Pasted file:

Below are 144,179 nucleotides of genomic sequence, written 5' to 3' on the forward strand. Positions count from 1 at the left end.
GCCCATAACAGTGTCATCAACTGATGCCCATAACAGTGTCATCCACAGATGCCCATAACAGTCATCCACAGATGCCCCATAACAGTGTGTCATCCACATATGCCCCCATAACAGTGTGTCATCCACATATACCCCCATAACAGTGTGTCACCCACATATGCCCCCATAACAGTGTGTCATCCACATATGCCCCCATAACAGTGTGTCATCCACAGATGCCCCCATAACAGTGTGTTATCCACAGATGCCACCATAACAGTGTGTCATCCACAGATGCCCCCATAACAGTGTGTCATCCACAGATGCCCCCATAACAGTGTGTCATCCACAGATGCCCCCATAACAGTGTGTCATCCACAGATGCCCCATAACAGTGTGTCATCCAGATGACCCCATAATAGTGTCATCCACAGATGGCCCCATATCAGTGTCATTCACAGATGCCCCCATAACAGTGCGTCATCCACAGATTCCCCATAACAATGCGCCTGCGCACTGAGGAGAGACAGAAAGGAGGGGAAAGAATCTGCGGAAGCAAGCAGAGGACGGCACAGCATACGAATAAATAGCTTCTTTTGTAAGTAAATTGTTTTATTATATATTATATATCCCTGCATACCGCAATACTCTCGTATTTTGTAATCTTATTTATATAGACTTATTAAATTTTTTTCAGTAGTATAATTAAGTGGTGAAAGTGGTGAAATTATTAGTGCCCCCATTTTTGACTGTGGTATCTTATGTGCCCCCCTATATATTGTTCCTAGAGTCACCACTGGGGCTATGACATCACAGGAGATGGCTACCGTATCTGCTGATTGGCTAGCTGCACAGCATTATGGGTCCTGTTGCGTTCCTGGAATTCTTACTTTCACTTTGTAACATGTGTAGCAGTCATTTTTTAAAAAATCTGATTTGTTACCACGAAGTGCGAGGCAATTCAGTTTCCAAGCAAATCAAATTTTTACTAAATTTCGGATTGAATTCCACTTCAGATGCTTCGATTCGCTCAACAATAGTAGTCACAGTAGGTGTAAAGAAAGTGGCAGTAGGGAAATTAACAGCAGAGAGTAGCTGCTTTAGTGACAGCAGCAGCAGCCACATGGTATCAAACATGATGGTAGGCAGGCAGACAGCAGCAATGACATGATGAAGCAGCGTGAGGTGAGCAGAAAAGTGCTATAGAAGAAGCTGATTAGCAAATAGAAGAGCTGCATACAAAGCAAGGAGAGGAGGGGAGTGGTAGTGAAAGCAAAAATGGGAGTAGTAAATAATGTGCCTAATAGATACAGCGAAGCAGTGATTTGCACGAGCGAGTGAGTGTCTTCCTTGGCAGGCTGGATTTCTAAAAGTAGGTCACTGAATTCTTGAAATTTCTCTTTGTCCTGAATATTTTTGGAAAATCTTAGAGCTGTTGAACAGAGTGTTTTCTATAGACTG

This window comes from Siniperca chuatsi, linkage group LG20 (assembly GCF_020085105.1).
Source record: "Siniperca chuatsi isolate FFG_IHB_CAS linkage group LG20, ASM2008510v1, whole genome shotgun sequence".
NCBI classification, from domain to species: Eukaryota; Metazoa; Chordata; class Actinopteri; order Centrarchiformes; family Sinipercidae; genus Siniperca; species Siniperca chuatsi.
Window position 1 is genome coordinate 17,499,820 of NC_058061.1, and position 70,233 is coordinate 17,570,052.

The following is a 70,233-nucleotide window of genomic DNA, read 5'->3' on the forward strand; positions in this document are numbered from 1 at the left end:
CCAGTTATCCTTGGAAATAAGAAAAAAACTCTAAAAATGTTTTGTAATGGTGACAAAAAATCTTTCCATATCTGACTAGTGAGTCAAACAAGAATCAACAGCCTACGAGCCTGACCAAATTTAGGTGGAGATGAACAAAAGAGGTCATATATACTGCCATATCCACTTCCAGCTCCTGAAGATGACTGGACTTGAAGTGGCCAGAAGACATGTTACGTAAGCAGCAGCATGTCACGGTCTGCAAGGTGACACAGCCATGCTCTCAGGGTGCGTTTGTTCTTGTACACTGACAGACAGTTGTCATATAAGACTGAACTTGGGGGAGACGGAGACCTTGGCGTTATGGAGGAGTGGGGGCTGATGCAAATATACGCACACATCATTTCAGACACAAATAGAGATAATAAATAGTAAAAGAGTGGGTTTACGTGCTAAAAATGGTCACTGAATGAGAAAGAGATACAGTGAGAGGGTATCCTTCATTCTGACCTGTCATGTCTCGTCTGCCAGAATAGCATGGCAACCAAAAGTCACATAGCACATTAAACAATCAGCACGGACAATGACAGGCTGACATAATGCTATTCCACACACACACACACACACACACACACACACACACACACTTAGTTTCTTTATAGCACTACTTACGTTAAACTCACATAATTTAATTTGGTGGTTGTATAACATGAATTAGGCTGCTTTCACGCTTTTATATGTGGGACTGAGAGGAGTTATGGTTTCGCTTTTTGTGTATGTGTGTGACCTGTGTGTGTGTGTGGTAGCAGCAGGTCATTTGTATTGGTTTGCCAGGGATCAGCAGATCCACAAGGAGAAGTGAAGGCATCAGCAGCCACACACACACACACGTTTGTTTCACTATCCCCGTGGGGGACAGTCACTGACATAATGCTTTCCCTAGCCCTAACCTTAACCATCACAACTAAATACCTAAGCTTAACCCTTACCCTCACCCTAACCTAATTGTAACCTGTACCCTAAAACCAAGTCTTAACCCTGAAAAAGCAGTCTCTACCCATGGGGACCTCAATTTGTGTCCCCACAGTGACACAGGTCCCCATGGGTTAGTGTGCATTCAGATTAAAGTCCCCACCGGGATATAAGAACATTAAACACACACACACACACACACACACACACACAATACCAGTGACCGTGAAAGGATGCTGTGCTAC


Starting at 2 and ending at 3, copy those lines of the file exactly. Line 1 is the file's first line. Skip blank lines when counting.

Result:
GCCCATAACAGTGTCATCAACTGATGCCCATAACAGTGTCATCCACAGATGCCCATAACAGTCATCCACAGATGCCCCATAACAGTGTGTCATCCACATATGCCCCCATAACAGTGTGTCATCCACATATACCCCCATAACAGTGTGTCACCCACATATGCCCCCATAACAGTGTGTCATCCACATATGCCCCCATAACAGTGTGTCATCCACAGATGCCCCCATAACAGTGTGTTATCCACAGATGCCACCATAACAGTGTGTCATCCACAGATGCCCCCATAACAGTGTGTCATCCACAGATGCCCCCATAACAGTGTGTCATCCACAGATGCCCCCATAACAGTGTGTCATCCACAGATGCCCCATAACAGTGTGTCATCCAGATGACCCCATAATAGTGTCATCCACAGATGGCCCCATATCAGTGTCATTCACAGATGCCCCCATAACAGTGCGTCATCCACAGATTCCCCATAACAATGCGCCTGCGCACTGAGGAGAGACAGAAAGGAGGGGAAAGAATCTGCGGAAGCAAGCAGAGGACGGCACAGCATACGAATAAATAGCTTCTTTTGTAAGTAAATTGTTTTATTATATATTATATATCCCTGCATACCGCAATACTCTCGTATTTTGTAATCTTATTTATATAGACTTATTAAATTTTTTTCAGTAGTATAATTAAGTGGTGAAAGTGGTGAAATTATTAGTGCCCCCATTTTTGACTGTGGTATCTTATGTGCCCCCCTATATATTGTTCCTAGAGTCACCACTGGGGCTATGACATCACAGGAGATGGCTACCGTATCTGCTGATTGGCTAGCTGCACAGCATTATGGGTCCTGTTGCGTTCCTGGAATTCTTACTTTCACTTTGTAACATGTGTAGCAGTCATTTTTTAAAAAATCTGATTTGTTACCACGAAGTGCGAGGCAATTCAGTTTCCAAGCAAATCAAATTTTTACTAAATTTCGGATTGAATTCCACTTCAGATGCTTCGATTCGCTCAACAATAGTAGTCACAGTAGGTGTAAAGAAAGTGGCAGTAGGGAAATTAACAGCAGAGAGTAGCTGCTTTAGTGACAGCAGCAGCAGCCACATGGTATCAAACATGATGGTAGGCAGGCAGACAGCAGCAATGACATGATGAAGCAGCGTGAGGTGAGCAGAAAAGTGCTATAGAAGAAGCTGATTAGCAAATAGAAGAGCTGCATACAAAGCAAGGAGAGGAGGGGAGTGGTAGTGAAAGCAAAAATGGGAGTAGTAAATAATGTGCCTAATAGATACAGCGAAGCAGTGATTTGCACGAGCGAGTGAGTGTCTTCCTTGGCAGGCTGGATTTCTAAAAGTAGGTCACTGAATTCTTGAAATTTCTCTTTGTCCTGAATATTTTTGGAAAATCTTAGAGCTGTTGAACAGAGTGTTTTCTATAGACTG

This window comes from Siniperca chuatsi, linkage group LG20 (assembly GCF_020085105.1).